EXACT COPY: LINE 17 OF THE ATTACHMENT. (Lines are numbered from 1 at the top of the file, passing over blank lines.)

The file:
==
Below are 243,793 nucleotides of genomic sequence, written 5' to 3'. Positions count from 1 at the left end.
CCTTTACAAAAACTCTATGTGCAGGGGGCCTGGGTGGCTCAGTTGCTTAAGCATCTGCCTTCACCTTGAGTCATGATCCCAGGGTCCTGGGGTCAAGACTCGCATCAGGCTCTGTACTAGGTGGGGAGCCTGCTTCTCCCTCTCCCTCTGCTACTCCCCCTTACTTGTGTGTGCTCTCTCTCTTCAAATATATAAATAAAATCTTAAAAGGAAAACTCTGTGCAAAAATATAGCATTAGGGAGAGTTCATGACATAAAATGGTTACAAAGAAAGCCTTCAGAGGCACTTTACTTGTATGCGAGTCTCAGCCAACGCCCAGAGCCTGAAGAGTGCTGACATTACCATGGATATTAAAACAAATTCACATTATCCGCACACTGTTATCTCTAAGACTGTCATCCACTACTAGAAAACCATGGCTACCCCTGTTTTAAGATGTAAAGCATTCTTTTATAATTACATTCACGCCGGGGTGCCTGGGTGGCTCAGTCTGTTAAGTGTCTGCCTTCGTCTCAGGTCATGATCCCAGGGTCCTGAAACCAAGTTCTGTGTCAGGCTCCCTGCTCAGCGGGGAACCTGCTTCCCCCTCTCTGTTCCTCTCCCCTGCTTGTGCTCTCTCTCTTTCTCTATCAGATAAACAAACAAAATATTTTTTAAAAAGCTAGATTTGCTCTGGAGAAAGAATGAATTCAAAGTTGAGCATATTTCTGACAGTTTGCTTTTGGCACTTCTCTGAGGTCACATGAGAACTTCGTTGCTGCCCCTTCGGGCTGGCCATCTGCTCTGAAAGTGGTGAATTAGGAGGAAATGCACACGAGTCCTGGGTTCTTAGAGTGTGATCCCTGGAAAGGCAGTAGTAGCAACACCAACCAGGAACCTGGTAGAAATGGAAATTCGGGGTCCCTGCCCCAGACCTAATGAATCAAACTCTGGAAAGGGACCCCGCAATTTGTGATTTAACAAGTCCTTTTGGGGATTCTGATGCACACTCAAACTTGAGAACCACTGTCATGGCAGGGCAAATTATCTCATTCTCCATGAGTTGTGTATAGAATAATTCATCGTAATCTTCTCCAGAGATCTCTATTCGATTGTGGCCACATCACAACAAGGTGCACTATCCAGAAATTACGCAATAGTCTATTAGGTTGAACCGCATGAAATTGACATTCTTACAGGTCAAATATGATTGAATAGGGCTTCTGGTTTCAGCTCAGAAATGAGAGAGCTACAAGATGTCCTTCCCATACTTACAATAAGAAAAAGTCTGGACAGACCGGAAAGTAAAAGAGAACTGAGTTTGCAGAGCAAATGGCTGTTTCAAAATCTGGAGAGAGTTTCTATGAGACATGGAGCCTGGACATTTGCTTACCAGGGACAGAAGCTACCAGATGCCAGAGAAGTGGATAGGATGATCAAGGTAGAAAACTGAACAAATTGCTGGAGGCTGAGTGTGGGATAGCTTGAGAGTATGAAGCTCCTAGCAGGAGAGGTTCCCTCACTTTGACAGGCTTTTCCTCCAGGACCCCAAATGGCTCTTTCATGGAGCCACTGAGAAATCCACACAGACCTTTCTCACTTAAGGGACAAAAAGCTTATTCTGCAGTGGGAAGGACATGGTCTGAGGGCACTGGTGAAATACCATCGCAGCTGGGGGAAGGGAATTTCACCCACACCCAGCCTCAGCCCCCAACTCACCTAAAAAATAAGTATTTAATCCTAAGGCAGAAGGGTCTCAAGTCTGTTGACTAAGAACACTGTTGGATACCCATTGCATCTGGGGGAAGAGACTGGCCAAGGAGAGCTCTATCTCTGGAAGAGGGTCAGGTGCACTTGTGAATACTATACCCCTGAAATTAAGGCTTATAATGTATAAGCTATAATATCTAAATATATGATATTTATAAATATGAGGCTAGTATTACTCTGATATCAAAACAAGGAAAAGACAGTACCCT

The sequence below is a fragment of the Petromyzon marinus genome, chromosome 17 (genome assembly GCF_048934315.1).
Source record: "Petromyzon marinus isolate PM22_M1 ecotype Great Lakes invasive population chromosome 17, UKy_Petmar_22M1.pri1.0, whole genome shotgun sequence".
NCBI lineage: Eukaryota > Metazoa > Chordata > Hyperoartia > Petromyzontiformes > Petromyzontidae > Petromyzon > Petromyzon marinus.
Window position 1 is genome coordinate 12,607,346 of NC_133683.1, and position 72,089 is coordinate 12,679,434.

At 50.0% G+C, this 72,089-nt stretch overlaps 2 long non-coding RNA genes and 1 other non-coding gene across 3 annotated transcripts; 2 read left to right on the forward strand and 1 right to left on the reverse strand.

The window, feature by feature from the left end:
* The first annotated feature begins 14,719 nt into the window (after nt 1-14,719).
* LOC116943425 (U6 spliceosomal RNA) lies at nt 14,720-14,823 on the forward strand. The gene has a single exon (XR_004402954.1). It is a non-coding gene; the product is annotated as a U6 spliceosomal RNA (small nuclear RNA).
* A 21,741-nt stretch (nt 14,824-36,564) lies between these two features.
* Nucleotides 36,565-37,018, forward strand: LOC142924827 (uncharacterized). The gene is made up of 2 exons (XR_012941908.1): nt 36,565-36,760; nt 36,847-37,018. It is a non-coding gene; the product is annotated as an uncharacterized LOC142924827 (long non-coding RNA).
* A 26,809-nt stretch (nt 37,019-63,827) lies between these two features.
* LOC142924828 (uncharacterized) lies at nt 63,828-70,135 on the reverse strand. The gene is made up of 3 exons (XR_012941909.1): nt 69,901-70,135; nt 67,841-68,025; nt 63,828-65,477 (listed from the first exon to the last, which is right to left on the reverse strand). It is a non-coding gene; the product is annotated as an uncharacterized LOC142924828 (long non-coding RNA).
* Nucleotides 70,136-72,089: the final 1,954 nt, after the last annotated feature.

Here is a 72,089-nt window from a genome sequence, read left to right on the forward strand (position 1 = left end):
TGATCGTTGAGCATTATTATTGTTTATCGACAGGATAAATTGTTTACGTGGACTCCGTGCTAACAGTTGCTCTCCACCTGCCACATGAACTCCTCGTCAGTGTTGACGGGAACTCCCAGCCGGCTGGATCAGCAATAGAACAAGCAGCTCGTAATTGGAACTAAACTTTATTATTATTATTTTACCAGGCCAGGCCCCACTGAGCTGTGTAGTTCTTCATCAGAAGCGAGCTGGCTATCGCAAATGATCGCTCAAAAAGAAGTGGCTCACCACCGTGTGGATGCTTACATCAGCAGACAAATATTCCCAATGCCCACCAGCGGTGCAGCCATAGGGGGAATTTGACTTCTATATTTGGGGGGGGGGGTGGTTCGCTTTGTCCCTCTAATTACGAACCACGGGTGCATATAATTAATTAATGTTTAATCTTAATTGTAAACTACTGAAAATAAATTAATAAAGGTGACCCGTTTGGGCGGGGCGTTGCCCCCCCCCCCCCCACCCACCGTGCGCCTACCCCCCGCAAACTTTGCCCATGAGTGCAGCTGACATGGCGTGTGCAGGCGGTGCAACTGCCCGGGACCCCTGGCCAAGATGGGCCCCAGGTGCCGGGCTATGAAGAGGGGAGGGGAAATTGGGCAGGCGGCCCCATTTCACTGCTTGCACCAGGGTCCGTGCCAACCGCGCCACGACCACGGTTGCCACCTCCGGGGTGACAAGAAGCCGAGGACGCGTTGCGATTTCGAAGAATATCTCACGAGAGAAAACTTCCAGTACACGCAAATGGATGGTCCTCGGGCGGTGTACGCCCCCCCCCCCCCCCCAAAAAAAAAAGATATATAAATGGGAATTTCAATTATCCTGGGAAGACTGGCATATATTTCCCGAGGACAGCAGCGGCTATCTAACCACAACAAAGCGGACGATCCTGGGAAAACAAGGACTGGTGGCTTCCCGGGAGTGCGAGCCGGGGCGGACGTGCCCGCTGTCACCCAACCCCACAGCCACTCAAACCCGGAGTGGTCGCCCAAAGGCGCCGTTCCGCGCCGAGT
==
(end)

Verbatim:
TGATCGTTGAGCATTATTATTGTTTATCGACAGGATAAATTGTTTACGTGGACTCCGTGCTAACAGTTGCTCTCCACCTGCCACATGAACTCCTCGTCAGTGTTGACGGGAACTCCCAGCCGGCTGGATCAGCAATAGAACAAGCAGCTCGTAATTGGAACTAAACTTTATTATTATTATTTTACCAGGCCAGGCCCCACTGAGCTGTGTAGTTCTTCATCAGAAGCGAGCTGGCTATCGCAAATGATCGCTCAAAAAGAAGTGGCTCACCACCGTGTGGATGCTTACATCAGCAGACAAATATTCCCAATGCCCACCAGCGGTGCAGCCATAGGGGGAATTTGACTTCTATATTTGGGGGGGGGGGTGGTTCGCTTTGTCCCTCTAATTACGAACCACGGGTGCATATAATTAATTAATGTTTAATCTTAATTGTAAACTACTGAAAATAAATTAATAAAGGTGACCCGTTTGGGCGGGGCGTTGCCCCCCCCCCCCCCACCCACCGTGCGCCTACCCCCCGCAAACTTTGCCCATGAGTGCAGCTGACATGGCGTGTGCAGGCGGTGCAACTGCCCGGGACCCCTGGCCAAGATGGGCCCCAGGTGCCGGGCTATGAAGAGGGGAGGGGAAATTGGGCAGGCGGCCCCATTTCACTGCTTGCACCAGGGTCCGTGCCAACCGCGCCACGACCACGGTTGCCACCTCCGGGGTGACAAGAAGCCGAGGACGCGTTGCGATTTCGAAGAATATCTCACGAGAGAAAACTTCCAGTACACGCAAATGGATGGTCCTCGGGCGGTGTACGCCCCCCCCCCCCCCCCAAAAAAAAAAGATATATAAATGGGAATTTCAATTATCCTGGGAAGACTGGCATATATTTCCCGAGGACAGCAGCGGCTATCTAACCACAACAAAGCGGACGATCCTGGGAAAACAAGGACTGGTGGCTTCCCGGGAGTGCGAGCCGGGGCGGACGTGCCCGCTGTCACCCAACCCCACAGCCACTCAAACCCGGAGTGGTCGCCCAAAGGCGCCGTTCCGCGCCGAGT